Skip to Content

4 Questions to Ask Yourself About Your First Job

Your first job teaches you what you want the rest of your career to look like. Here are 4 questions for self-reflection.

Getting a college education is worth every penny. You learn all sorts of life skills such as time management, self-discipline, and organization–just by taking your courses.

When you’re searching and applying for that first job, you want to look for certain qualities that you have and specifications that the title obtains. Qualities that concern your skill set and specifications that will benefit you in the long run.

The long run will help you into the industry–or job–that you’ve always wanted to wake up and go to every day. Your first job isn’t your dream job. Throughout your years, you’re told this over and over again. Why? Because it’s supposed to teach you reality from when you come out of college into the real world.

Your first job is about learning, working hard, and figuring out what you want in life.

If you’re curious or always questioning your first job (in a negative manner), have you ever asked yourself these positive questions?

1. What can I work on?

One of the most important elements from a first job is learning. Coming straight out of college, we all know the struggle when it comes to landing a job, but once you’ve got one, you want to keep learning and working on your techniques, work ethic, and everyday tasks.

For instance, you might be really good at writing, but need to work on grammar or details to the content. Just because you’re good at something doesn’t mean you’ve mastered it. In today’s workforce, things are rapidly changing, so you’ll want to be as dynamic and educated on your industry for when another job opportunity comes about.

[clickToTweet tweet=”Just because you’re good at something doesn’t mean you’ve mastered it.” quote=”Just because you’re good at something doesn’t mean you’ve mastered it.”]

2. Do I want my role to be related to my major?

Most first jobs don’t get you right where you want to be. According to this data, only 27% of college grads have a job related to their degree. This could indicate that many jobs don’t require a specific field of study, just a degree. But you learn more in college than just what your professors teach you.

Most college grads find themselves in an entry level position. They key is putting in the work and making yourself available to opportunities.

There’s no right answer here. If you want a job related to your major, start looking for opportunities in that direction. If you don’t, you still have plenty of other skills (and a degree) to use. There’s no need to feel guilty about it.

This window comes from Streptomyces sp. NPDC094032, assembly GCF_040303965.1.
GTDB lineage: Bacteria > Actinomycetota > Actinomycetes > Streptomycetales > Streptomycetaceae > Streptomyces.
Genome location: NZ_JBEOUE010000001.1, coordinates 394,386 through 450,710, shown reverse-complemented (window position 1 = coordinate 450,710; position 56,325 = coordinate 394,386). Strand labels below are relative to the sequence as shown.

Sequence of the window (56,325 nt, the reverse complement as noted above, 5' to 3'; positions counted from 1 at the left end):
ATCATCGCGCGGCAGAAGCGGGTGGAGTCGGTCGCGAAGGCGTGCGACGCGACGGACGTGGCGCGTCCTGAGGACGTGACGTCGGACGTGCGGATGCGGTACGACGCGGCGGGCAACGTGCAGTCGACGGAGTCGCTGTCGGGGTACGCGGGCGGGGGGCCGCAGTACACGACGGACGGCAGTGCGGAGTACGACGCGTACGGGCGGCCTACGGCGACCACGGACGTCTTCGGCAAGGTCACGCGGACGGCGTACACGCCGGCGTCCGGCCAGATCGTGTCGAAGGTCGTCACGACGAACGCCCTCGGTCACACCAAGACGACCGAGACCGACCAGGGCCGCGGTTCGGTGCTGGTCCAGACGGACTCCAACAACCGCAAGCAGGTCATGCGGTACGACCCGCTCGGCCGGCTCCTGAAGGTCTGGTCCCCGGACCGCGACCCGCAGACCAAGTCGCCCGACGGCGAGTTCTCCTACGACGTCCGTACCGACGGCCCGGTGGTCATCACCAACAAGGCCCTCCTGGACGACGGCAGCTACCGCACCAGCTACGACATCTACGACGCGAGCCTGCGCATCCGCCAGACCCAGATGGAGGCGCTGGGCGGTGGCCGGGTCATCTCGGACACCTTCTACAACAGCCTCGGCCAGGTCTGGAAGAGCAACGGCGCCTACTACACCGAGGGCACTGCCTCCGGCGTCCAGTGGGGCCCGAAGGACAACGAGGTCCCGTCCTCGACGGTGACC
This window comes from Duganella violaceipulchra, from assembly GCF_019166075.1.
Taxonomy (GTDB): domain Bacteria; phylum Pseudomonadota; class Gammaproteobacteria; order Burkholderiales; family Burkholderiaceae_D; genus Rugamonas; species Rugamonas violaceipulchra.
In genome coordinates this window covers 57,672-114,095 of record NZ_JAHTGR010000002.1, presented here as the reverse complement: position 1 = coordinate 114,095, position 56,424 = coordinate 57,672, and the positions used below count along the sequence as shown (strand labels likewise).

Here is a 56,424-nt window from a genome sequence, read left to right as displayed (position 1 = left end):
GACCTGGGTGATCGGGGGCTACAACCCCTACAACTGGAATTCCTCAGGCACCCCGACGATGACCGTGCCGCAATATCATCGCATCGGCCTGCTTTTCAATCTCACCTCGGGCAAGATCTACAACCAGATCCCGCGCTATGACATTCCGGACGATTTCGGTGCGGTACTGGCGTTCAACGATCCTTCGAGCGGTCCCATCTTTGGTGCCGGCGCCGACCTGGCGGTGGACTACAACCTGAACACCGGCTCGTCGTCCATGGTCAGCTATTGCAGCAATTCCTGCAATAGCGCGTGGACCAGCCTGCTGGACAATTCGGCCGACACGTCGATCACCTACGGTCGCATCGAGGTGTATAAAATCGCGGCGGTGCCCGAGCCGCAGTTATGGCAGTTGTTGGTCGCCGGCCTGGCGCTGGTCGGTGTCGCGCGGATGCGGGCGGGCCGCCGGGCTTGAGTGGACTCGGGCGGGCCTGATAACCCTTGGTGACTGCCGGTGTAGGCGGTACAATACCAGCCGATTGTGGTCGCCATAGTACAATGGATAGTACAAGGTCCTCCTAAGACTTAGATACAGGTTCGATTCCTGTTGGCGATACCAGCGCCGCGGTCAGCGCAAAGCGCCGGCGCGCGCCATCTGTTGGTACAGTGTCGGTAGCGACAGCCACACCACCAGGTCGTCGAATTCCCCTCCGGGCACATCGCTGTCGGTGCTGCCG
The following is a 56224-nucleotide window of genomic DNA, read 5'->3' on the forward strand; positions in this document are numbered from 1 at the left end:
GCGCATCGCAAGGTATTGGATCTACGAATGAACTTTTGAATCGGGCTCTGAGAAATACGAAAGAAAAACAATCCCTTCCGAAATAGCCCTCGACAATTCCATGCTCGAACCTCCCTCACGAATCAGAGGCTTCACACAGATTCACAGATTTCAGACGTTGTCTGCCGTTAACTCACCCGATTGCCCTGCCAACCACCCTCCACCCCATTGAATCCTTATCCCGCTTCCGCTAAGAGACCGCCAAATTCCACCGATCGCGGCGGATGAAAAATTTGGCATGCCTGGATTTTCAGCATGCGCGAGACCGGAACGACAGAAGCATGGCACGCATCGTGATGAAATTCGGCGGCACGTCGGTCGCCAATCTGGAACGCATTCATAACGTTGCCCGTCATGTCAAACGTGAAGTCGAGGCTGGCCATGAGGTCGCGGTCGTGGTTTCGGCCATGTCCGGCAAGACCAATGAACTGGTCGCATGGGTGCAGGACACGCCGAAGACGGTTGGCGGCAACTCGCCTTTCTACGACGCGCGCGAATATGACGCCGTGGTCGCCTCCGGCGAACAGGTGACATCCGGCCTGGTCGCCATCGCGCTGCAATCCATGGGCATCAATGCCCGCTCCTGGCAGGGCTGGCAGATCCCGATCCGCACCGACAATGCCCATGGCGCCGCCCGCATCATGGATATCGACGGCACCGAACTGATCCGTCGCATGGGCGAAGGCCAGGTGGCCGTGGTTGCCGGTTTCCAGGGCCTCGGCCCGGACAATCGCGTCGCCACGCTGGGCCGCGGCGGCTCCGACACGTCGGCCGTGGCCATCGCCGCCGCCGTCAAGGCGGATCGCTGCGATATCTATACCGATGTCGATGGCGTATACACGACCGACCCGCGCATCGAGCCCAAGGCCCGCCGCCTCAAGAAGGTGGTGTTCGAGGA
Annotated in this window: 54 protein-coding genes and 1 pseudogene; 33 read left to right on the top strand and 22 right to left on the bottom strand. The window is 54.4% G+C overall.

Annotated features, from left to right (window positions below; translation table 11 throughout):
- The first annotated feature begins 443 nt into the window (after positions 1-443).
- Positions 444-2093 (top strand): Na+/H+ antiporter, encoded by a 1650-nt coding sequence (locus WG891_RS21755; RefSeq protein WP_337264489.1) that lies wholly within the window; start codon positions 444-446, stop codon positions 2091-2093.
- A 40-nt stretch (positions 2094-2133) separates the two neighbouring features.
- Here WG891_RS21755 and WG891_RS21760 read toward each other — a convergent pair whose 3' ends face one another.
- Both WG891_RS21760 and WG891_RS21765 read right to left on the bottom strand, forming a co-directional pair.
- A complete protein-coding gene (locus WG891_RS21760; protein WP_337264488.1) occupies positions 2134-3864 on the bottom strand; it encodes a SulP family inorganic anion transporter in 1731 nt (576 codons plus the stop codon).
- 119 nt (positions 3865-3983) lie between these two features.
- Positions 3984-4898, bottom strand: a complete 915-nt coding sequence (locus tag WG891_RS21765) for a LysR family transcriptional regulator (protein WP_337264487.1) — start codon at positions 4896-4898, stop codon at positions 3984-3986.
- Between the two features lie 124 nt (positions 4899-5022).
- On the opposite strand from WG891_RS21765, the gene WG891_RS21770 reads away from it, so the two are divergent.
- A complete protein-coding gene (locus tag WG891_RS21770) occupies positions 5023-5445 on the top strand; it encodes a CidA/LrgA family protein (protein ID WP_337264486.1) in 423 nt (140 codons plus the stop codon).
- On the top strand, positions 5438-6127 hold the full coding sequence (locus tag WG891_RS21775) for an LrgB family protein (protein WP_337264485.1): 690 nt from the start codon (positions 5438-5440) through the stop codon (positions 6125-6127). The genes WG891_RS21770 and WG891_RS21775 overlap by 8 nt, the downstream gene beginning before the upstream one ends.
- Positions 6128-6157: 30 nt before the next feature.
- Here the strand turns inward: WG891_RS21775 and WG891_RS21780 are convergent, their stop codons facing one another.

3. Is the environment right for me?

A first job can tell you a lot about the environment you want to work in. For example, you’ll learn if you thrive in a fast-paced environment that involves a good amount of stress or if you’d prefer to work for a small company where everyone collaborates on all projects.

Reflection is necessary to understand what you truly want. No one can give you answers. Your first job will tell you whether you like working for a small or large company; It will tell you if you like working together on projects or working on projects alone. Knowing these things will be key in finding the job that is right for you.

As for your preferred work environment, that can depend on your communication, flexibility, building trust between co-workers and advisors, providing feedback, asking questions, and providing a sense of purpose to why you’re there. You, your co-workers, and the higher-ups in your company benefit from a good workplace environment. If you’re looking to create a better environment for yourself, consider these elements before looking for a new job.

4. What skills have I acquired for my next job?

Assessing your skill set from your first job will tell you everything you’ve learned at that job. Keep track of the tasks, programs, and skills you learn–this list will come in handy while searching for your next job.

For example, you might have learned how to use Adobe Illustrator. Not only can you say you know how to use the program, but you’ll be able to provide examples of your skills from the work you complete.

The things you learn in your first job will keep you ahead of the game for your second job, and so on.

When I start to doubt my abilities or feel stuck, I turn to this quote:

“Believe in yourself and all that you are. Know that there is something inside you that is greater than any obstacle.” – Christian D. Larson

As twenty-somethings, we like to think we’re going to end up with our ideal job right away. In order to get there, we have to put the hard work and effort into our first couple jobs for that to work out. Let’s focus on the positives instead of the negatives, and making our jobs right now be the start of a spectacular career.

[clickToTweet tweet=”4 Questions to Ask Yourself About Your First Job” quote=”4 Questions to Ask Yourself About Your First Job”]

About the Author

Karli Gasswint

Karli is a West Virginia University graduate with a B.S. in Public Relations and a minor in Business Administration. She is a content writer and public relations specialist at a web design company in Oklahoma. In her free time, you can find her blogging, watching sports, drinking wine and coffee, working out, and loving floral everything. She hopes to own a small business one day.


Leave a Reply

Read previous post:
How To Create Your Own Self-Care Routine (Plus a Free Workbook!)

How to find the perfect self-care routine for YOU. Plus a free 5-page workbook to help you create your strategy!